The Terra Cotta Warriors
Xi'an Travel Blog› entry 9 of 12 › view all entries
I wasn't originally planning to go to see the Terra Cotta Warriors. These are life size figures that were buried with Emperor Qin (cheen) during 209 BCE. The fascinating thing about them is that there are about 7,000 of them buried there, and each one is unique. The theory is that the Emperor had them created during his lifetime to protect him in the next world after death. They were discovered in 1976 by some farmers who were digging a well. The majority of them are still underground and it is still a working excavation site.
I wasn't planning to go because you can't really get close to any of the statues. You can only walk around the edge of the huge pit and see them from a far distance. But I ended up having a free day on my last day in Xi'an, so I decided to head up there.
There is a museum on the site that is interesting. It explains how the statues were found and how they were recovered. It also has a collection of porcelain pots on display. And there was also a somewhat random exhibit of Buddhist paintings that had absolutely no connection with the warriors. But they were really fascinating. They were several hundred years old, but the colors were still vibrant.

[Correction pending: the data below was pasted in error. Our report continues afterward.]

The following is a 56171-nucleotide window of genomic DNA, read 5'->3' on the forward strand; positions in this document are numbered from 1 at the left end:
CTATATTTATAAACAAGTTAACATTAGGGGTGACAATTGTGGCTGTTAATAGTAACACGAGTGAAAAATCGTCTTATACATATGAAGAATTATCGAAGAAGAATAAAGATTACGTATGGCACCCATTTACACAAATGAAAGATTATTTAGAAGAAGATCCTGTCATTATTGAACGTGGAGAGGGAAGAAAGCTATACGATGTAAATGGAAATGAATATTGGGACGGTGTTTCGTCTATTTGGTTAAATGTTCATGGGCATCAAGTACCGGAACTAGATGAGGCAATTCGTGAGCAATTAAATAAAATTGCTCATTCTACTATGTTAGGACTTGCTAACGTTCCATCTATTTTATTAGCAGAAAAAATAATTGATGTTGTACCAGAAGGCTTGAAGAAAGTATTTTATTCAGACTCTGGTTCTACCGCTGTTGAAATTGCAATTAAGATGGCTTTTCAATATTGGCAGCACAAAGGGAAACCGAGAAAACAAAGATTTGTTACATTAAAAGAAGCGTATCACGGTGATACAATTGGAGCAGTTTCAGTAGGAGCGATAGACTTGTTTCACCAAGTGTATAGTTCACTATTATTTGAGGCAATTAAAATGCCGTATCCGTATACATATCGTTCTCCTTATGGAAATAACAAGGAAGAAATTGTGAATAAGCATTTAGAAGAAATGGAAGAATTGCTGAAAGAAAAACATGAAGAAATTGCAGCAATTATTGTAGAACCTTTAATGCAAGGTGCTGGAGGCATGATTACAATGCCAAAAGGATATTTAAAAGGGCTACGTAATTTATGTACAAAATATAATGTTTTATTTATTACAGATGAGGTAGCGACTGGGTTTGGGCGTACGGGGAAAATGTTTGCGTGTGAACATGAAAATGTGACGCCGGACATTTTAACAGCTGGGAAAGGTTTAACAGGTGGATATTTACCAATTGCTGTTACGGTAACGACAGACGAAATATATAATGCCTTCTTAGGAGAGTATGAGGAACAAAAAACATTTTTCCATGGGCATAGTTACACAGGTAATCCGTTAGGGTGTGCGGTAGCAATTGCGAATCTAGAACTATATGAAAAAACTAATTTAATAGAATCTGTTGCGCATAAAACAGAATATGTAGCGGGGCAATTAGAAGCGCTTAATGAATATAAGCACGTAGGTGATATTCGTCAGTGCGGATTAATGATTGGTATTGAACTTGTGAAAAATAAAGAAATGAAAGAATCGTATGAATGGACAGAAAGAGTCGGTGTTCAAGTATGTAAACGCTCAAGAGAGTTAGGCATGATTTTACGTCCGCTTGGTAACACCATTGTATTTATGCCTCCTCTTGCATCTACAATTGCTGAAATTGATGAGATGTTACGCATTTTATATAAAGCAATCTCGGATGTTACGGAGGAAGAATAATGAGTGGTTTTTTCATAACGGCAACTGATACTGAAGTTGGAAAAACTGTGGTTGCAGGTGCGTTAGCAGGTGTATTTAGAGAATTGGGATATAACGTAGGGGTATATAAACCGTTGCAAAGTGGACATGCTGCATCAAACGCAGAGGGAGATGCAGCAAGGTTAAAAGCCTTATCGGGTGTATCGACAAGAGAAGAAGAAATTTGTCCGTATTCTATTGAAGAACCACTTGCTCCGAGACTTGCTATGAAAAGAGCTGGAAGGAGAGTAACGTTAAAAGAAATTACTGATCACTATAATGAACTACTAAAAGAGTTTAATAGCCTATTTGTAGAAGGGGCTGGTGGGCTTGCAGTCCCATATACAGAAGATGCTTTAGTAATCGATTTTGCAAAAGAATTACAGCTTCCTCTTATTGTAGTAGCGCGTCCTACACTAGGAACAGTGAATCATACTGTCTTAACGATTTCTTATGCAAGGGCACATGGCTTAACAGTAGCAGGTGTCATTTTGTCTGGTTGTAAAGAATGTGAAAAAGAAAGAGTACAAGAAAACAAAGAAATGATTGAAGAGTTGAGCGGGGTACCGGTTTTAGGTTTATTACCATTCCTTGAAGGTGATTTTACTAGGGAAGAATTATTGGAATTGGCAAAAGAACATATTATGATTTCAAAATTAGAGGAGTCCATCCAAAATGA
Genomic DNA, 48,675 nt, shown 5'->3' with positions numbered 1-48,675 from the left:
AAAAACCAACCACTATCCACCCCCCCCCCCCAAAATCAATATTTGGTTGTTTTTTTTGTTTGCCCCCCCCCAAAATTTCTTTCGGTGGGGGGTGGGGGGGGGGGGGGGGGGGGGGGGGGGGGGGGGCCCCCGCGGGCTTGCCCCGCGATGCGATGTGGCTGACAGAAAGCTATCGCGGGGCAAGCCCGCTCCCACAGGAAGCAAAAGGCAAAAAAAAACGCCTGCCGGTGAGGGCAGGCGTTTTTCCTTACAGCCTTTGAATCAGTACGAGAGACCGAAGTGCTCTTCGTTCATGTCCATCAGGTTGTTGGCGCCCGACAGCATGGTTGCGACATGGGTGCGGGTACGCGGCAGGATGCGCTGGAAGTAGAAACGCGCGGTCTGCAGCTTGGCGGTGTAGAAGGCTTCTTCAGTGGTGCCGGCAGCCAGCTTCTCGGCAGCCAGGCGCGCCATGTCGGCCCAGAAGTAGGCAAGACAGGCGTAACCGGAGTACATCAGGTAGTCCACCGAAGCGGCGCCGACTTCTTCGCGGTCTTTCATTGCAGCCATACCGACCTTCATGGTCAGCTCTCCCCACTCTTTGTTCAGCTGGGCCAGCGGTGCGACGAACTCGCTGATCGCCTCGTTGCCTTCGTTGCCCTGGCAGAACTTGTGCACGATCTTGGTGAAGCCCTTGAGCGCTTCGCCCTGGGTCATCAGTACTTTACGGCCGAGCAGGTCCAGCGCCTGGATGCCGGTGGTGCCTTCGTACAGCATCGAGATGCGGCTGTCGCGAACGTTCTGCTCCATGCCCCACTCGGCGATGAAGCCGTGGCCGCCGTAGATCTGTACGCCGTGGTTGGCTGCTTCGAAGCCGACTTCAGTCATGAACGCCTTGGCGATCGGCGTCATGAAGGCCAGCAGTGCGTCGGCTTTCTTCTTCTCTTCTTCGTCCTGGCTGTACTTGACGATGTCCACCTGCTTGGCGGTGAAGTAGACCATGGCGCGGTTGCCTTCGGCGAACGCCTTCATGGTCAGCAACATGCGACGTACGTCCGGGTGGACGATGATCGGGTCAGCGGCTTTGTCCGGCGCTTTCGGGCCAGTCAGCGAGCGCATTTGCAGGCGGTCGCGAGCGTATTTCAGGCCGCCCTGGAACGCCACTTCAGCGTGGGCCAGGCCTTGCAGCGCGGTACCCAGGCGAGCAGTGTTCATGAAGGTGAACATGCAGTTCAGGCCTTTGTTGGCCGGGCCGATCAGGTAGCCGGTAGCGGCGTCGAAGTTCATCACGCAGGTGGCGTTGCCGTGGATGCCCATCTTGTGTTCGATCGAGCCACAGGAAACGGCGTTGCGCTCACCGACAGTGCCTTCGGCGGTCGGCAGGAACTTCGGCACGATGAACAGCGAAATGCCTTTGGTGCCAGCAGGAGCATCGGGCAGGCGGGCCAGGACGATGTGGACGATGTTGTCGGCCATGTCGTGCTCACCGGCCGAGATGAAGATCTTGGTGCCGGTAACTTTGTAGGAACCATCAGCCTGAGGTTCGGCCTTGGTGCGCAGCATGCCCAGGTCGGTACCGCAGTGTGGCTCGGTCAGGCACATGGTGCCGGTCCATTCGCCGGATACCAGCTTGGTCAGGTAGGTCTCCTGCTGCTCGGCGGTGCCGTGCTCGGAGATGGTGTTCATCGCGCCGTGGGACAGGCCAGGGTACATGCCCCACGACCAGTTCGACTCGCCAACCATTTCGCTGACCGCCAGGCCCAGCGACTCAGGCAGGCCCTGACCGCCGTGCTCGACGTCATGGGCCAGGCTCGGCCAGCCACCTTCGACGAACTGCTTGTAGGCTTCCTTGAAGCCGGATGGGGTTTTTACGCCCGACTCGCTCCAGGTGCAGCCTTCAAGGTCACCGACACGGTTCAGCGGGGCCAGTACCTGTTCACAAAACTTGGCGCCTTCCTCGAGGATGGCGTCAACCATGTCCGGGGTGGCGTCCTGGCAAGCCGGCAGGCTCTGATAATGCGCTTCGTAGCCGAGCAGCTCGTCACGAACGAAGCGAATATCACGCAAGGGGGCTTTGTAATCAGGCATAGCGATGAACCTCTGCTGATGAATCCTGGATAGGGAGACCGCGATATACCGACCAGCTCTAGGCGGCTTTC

Apart from the pits and the museum, the scenery in the area is really nice. The Warriors are located about an hour away from Xi'an and are within site of the LiShan mountains. (I believe that means black horse mountains.) Also, the compound that houses the Warriors is very picturesque in some spots. I have included photos.
Inevitably, just beyond the exit of the site a whole tourist-related village has been built. It is actually pretty unbelievable. There are several strip malls all filled with little shops selling things like miniature warriors, fake jade bracelets, hats, and every other kind of tourist trinket you can imagine. There are also restaurants, which are ridiculously expensive because they have a captive audience. I found a little sidewalk stand that had noodles and dumplings and I bought some of those. They were way too expensive compared to what you would pay elsewhere, but still far cheaper than any restaurant.
That was my last day in Xi'an. At 9:00 that night I set off for Beijing in an overnight train, which I will write about next.